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Kolaches

Kolaches (koh-LAH-chees) are Czech yeast dough pastries traditionally topped with a dollop of prune, apricot, poppy seed, or cheese filling. In appearance, they resemble a danish, but there is a difference: danish dough is light and flaky whereas a kolache tends to be slightly more dense and sweet with the dough being similar to brioche.

Kolaches, which take their name from kolae, Czech for “cake“, were introduced to America by immigrants from the Czech lands of Bohemia, Moravia and Silesia in the 1800’s. These immigrants settled in different areas across the United States, including The Coal Region, Texas, and areas of The Mid-West.

What you know as “kolache” varies, usually dictated by “where you’re from”. The sweet fruit-topped version is true to the Czech tradition that holds kolache are only filled with sweet, non-meat fillings, but across the “Czech Belt” of Texas, “kolache” morphed into dough wrapped around sausage, which are known in many other areas in the USA as “pigs in a blanket”. But, “pigs in a blanket” are what halupki (stuffed cabbage rolls) are known as in parts of Pennsylvania.

Then there are the cookies, made from a yeast-based or cream cheese/butter dough known by some folks as “kolache”, but also as kolacky. See, so much really does depend on “where you’re from”!

The Texas version of kolache (the meat-filled one) is more similar to a Czech pastry called a “klobasnek”, but in Texas, both the sweet, fruit-filled version and the sausage-filled are known as “kolache” to most people and it is not unusual to find both side-by-side in a shop or bakery.

Texas “kolaches”

Traditional kolaches, are a staple among Czech communities, appearing at church events and family gatherings and often made by the hundreds for weddings. They are popular for holidays, but are enjoyed any time of the year as a comfort food. Not difficult to make, why not create a batch for your family today? My recipe includes both the traditional prune and simple cheese fillings, but you can use your favorite flavor of canned pie filling or jam instead.

If desired, kolaches may be drizzled with a confectioners sugar glaze or dusted with powdered sugar.


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Kolaches

Recipe by Lori Fogg, A Coalcracker In The KitchenCourse: Desserts, SnacksCuisine: Eastern European, Coal RegionDifficulty: Intermediate
Servings

24

servings

Ingredients

  • Dough
  • 1 packet (2 1/4 teaspoons) active dry yeast

  • 1/4 cup warm water

  • 3/4 cup milk, scalded

  • 1/3 cup granulated sugar

  • 1/3 cup vegetable shortening

  • 1 teaspoon salt

  • 1/2 teaspoon finely grated lemon zest

  • 1/4 teaspoon grated nutmeg

  • 3 1/4 to 3 1/2 cups sifted all-purpose flour

  • 2 eggs

  • Filling of your choice (prune and cheese included with this recipe below)

  • Prune filling
  • 1 1/2 cups prunes

  • 1/4 cup granulated sugar

  • 1/2 teaspoon ground cinnamon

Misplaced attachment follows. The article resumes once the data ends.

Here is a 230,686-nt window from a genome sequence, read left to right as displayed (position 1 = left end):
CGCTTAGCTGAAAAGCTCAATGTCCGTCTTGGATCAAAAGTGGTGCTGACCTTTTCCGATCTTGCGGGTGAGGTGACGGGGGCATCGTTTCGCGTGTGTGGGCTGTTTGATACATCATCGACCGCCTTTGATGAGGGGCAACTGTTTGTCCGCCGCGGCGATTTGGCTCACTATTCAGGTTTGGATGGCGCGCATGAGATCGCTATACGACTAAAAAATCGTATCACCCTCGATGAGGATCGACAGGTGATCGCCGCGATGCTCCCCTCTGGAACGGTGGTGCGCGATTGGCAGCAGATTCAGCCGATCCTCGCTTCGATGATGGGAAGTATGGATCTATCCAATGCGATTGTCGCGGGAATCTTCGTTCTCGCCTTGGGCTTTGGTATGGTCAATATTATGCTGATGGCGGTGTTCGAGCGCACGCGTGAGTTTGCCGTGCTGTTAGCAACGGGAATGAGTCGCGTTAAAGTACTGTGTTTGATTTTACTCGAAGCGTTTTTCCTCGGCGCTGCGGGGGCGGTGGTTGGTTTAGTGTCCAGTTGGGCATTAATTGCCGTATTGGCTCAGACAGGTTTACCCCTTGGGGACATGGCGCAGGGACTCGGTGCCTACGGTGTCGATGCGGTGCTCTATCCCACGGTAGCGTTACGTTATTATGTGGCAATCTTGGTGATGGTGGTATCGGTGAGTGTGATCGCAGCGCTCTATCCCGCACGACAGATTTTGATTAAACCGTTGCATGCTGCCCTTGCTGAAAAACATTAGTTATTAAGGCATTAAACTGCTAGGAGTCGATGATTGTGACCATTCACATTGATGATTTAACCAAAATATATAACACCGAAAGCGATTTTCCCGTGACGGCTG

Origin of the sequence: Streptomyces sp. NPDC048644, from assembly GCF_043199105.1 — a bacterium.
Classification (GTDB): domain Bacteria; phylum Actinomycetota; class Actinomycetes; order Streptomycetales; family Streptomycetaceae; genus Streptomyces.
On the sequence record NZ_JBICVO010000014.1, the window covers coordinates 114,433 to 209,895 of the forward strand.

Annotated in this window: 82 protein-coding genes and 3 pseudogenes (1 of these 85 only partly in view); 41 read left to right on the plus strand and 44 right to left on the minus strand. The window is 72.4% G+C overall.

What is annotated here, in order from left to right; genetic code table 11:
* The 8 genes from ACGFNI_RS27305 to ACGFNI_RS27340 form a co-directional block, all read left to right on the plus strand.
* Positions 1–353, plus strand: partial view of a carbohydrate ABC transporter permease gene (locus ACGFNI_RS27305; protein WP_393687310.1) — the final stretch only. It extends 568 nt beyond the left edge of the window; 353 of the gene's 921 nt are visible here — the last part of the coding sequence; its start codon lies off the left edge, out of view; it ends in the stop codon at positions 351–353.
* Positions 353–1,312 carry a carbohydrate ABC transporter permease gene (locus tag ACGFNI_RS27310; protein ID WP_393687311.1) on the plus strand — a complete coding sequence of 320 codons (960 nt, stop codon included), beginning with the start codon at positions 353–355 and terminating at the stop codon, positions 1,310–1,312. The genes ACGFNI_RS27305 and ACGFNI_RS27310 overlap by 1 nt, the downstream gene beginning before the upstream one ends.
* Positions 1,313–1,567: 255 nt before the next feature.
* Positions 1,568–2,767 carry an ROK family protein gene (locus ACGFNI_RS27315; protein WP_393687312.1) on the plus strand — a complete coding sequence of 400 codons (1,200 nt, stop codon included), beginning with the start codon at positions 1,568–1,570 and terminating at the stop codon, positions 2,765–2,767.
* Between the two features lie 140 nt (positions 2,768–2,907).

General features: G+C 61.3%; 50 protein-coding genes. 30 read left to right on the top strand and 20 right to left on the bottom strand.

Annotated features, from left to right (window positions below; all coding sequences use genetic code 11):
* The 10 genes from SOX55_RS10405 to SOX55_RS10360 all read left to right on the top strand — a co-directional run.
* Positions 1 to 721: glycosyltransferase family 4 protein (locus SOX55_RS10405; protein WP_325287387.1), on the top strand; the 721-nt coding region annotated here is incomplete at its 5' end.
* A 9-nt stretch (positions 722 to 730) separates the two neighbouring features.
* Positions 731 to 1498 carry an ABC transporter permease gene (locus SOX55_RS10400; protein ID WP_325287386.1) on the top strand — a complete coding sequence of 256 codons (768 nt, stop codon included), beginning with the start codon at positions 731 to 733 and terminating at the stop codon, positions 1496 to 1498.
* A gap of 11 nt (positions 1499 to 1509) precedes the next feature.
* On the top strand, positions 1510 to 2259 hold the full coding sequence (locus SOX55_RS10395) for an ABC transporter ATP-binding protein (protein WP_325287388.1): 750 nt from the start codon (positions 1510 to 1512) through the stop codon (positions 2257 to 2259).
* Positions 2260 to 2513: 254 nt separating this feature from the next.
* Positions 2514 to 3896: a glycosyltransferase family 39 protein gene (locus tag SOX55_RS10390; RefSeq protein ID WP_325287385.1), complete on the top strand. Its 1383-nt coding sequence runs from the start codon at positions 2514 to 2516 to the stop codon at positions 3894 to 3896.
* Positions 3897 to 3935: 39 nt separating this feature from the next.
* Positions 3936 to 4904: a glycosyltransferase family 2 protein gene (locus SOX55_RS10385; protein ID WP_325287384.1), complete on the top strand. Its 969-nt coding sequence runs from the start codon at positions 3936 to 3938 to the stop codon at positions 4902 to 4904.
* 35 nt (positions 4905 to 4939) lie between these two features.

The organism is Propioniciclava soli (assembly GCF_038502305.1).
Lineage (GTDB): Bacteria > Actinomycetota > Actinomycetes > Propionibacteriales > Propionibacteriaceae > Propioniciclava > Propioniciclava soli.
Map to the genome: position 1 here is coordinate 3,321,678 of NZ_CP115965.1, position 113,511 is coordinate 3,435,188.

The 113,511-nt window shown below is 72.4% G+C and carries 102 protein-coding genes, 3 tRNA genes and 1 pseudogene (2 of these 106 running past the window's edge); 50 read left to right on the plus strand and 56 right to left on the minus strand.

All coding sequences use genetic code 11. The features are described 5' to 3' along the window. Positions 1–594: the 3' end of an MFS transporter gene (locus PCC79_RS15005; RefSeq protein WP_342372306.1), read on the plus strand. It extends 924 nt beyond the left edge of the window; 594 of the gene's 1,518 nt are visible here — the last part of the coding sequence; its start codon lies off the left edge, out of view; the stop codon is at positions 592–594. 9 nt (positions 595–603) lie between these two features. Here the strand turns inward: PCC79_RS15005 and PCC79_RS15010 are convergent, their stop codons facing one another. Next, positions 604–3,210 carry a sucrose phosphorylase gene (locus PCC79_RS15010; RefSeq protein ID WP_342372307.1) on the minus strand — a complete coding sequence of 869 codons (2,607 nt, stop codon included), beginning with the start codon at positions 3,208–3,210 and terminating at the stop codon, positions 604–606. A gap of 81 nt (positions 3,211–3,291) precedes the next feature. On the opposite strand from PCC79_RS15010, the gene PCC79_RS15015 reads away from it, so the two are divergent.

• Water

  • Cheese filling
  • 2/3 cup cottage, well drained

  • 1/4 cup granulated sugar

  • 1 egg yolk

  • 1/4 teaspoon vanilla

  • 1/4 cup raisins

Directions

  • Dough
  • Soften yeast in warm water
  • In large mixing bowl, combine hot milk, sugar, shortening, salt, lemon zest, and nutmeg. Cool to lukewarm (105 to 110F). Stir in 1 cup flour; beat vigorously for 2 minutes. Add softened yeast and eggs; beat well.
  • Add enough of the remaining flour to make a soft dough. Turn out onto a floured board and knead until smooth and elastic ( 6 to 8 minute). You may wind up kneading in 1/3 to 1/2 cup more flour.
  • Place dough into a lightly greased bowl, turning to coat surface. Cover bowl with plastic wrap and a clean kitchen towel and set in a warm place until dough is doubled in size, about 90 minutes to 2 hours.
  • Punch dough down to deflate; divide in half. Cover and allow to rest 10 minutes.
  • Pinch off and shape each half into 12 balls, roughly the same size. Place the balls 3 inches apart on greased or parchment-lined baking sheets; flatten each ball using the palm of your hand to 3 inches in diameter. Cover lightly and let rise until doubled, about 45 to 60 minutes.
  • Make a deep depression in the center of each piece of dough using the back of a round tablespoon-size measuring spoon. Fill with filling. Make the depression deep enough that the filling will not run off during baking, but don’t press all the way through the dough.
  • Bake at 375F for 10 to 12 minutes or until golden. May be dusted lightly with confectioners sugar or topped with a glaze made from confectioners sugar with enough milk added to attain a consistency than can be drizzled from a spoon, if desired.
  • Prune filling
  • Place 1 1/2 cups prunes in a saucepan and add enough water to cover them about 1 inch above their surface.
  • Cover, then bring to boil; reduce to simmer and cook 25 to 30 minutes. Remove from heat and drain.
  • When cool enough to handle, pit prunes and chop. Stir in the 1/4 cup granulated sugar and the 1/2 teaspoon cinnamon, mix well. Set aside to cool completely.
  • Cheese filling
  • Press the drained cottage cheese through a fine sieve or process in a small food processor. Combine with the sugar, egg yolk, vanilla and raisins and stir until blended. Set aside until ready to use.

Notes

  • Recipe adapted from Cooking With Baba Cookbook, SS. Cyril and Methodius Church, Reading, PA
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